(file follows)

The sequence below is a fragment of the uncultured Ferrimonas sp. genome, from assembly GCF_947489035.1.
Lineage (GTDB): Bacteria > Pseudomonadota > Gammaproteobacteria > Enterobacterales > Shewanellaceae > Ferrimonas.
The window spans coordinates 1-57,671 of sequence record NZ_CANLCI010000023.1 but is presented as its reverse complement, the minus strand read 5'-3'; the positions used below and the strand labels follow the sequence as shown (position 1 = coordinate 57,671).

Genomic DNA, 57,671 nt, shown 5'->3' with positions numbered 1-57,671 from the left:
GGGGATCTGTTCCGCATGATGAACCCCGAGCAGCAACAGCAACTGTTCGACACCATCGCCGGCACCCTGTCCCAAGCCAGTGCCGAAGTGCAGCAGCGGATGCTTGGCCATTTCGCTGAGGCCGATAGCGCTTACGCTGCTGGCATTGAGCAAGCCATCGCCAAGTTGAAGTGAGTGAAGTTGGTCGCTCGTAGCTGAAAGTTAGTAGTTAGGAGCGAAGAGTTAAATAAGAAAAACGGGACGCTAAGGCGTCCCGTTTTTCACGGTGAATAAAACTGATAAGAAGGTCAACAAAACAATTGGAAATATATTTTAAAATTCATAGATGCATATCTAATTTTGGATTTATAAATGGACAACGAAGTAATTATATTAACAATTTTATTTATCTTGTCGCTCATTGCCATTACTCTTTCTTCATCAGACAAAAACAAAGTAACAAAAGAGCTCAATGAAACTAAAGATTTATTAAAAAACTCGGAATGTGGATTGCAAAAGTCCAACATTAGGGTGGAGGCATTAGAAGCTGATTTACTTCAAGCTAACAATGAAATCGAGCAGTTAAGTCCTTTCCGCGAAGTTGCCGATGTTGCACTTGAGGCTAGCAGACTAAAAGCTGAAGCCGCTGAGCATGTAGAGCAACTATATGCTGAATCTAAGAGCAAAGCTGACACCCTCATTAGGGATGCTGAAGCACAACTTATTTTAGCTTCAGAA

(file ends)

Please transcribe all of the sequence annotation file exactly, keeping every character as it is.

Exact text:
The sequence below is a fragment of the uncultured Ferrimonas sp. genome, from assembly GCF_947489035.1.
Lineage (GTDB): Bacteria > Pseudomonadota > Gammaproteobacteria > Enterobacterales > Shewanellaceae > Ferrimonas.
The window spans coordinates 1-57,671 of sequence record NZ_CANLCI010000023.1 but is presented as its reverse complement, the minus strand read 5'-3'; the positions used below and the strand labels follow the sequence as shown (position 1 = coordinate 57,671).

Genomic DNA, 57,671 nt, shown 5'->3' with positions numbered 1-57,671 from the left:
GGGGATCTGTTCCGCATGATGAACCCCGAGCAGCAACAGCAACTGTTCGACACCATCGCCGGCACCCTGTCCCAAGCCAGTGCCGAAGTGCAGCAGCGGATGCTTGGCCATTTCGCTGAGGCCGATAGCGCTTACGCTGCTGGCATTGAGCAAGCCATCGCCAAGTTGAAGTGAGTGAAGTTGGTCGCTCGTAGCTGAAAGTTAGTAGTTAGGAGCGAAGAGTTAAATAAGAAAAACGGGACGCTAAGGCGTCCCGTTTTTCACGGTGAATAAAACTGATAAGAAGGTCAACAAAACAATTGGAAATATATTTTAAAATTCATAGATGCATATCTAATTTTGGATTTATAAATGGACAACGAAGTAATTATATTAACAATTTTATTTATCTTGTCGCTCATTGCCATTACTCTTTCTTCATCAGACAAAAACAAAGTAACAAAAGAGCTCAATGAAACTAAAGATTTATTAAAAAACTCGGAATGTGGATTGCAAAAGTCCAACATTAGGGTGGAGGCATTAGAAGCTGATTTACTTCAAGCTAACAATGAAATCGAGCAGTTAAGTCCTTTCCGCGAAGTTGCCGATGTTGCACTTGAGGCTAGCAGACTAAAAGCTGAAGCCGCTGAGCATGTAGAGCAACTATATGCTGAATCTAAGAGCAAAGCTGACACCCTCATTAGGGATGCTGAAGCACAACTTATTTTAGCTTCAGAA